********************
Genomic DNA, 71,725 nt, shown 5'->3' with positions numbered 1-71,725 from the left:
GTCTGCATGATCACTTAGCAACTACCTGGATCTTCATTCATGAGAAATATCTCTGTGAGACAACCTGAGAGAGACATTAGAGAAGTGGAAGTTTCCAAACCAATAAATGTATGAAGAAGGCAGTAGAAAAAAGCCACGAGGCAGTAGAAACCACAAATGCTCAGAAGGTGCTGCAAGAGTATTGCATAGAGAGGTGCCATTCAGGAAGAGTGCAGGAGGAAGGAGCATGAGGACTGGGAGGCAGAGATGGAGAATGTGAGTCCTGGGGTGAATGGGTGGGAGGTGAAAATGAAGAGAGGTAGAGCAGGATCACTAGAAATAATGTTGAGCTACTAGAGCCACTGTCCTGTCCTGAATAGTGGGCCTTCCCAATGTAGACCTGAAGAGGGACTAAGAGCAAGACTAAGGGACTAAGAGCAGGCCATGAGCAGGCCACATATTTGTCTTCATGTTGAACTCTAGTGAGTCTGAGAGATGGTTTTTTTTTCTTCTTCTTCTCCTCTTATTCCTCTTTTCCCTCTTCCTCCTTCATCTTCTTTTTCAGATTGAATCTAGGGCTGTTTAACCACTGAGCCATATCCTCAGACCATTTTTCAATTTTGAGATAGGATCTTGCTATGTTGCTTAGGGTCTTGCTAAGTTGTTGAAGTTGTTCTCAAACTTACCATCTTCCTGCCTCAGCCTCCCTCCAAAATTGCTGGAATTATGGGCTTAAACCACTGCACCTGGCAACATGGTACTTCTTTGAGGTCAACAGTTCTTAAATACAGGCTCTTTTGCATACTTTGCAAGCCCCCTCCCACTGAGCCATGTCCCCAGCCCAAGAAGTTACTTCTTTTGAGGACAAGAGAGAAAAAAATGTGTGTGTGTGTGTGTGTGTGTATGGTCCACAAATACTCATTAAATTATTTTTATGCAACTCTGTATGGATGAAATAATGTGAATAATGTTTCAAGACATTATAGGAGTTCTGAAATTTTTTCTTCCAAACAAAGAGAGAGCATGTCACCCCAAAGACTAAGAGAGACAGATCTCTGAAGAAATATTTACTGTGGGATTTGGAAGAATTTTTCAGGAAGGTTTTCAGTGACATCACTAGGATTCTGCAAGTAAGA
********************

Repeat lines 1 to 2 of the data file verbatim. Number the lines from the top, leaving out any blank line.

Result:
Genomic DNA, 71,725 nt, shown 5'->3' with positions numbered 1-71,725 from the left:
GTCTGCATGATCACTTAGCAACTACCTGGATCTTCATTCATGAGAAATATCTCTGTGAGACAACCTGAGAGAGACATTAGAGAAGTGGAAGTTTCCAAACCAATAAATGTATGAAGAAGGCAGTAGAAAAAAGCCACGAGGCAGTAGAAACCACAAATGCTCAGAAGGTGCTGCAAGAGTATTGCATAGAGAGGTGCCATTCAGGAAGAGTGCAGGAGGAAGGAGCATGAGGACTGGGAGGCAGAGATGGAGAATGTGAGTCCTGGGGTGAATGGGTGGGAGGTGAAAATGAAGAGAGGTAGAGCAGGATCACTAGAAATAATGTTGAGCTACTAGAGCCACTGTCCTGTCCTGAATAGTGGGCCTTCCCAATGTAGACCTGAAGAGGGACTAAGAGCAAGACTAAGGGACTAAGAGCAGGCCATGAGCAGGCCACATATTTGTCTTCATGTTGAACTCTAGTGAGTCTGAGAGATGGTTTTTTTTTCTTCTTCTTCTCCTCTTATTCCTCTTTTCCCTCTTCCTCCTTCATCTTCTTTTTCAGATTGAATCTAGGGCTGTTTAACCACTGAGCCATATCCTCAGACCATTTTTCAATTTTGAGATAGGATCTTGCTATGTTGCTTAGGGTCTTGCTAAGTTGTTGAAGTTGTTCTCAAACTTACCATCTTCCTGCCTCAGCCTCCCTCCAAAATTGCTGGAATTATGGGCTTAAACCACTGCACCTGGCAACATGGTACTTCTTTGAGGTCAACAGTTCTTAAATACAGGCTCTTTTGCATACTTTGCAAGCCCCCTCCCACTGAGCCATGTCCCCAGCCCAAGAAGTTACTTCTTTTGAGGACAAGAGAGAAAAAAATGTGTGTGTGTGTGTGTGTGTGTATGGTCCACAAATACTCATTAAATTATTTTTATGCAACTCTGTATGGATGAAATAATGTGAATAATGTTTCAAGACATTATAGGAGTTCTGAAATTTTTTCTTCCAAACAAAGAGAGAGCATGTCACCCCAAAGACTAAGAGAGACAGATCTCTGAAGAAATATTTACTGTGGGATTTGGAAGAATTTTTCAGGAAGGTTTTCAGTGACATCACTAGGATTCTGCAAGTAAGA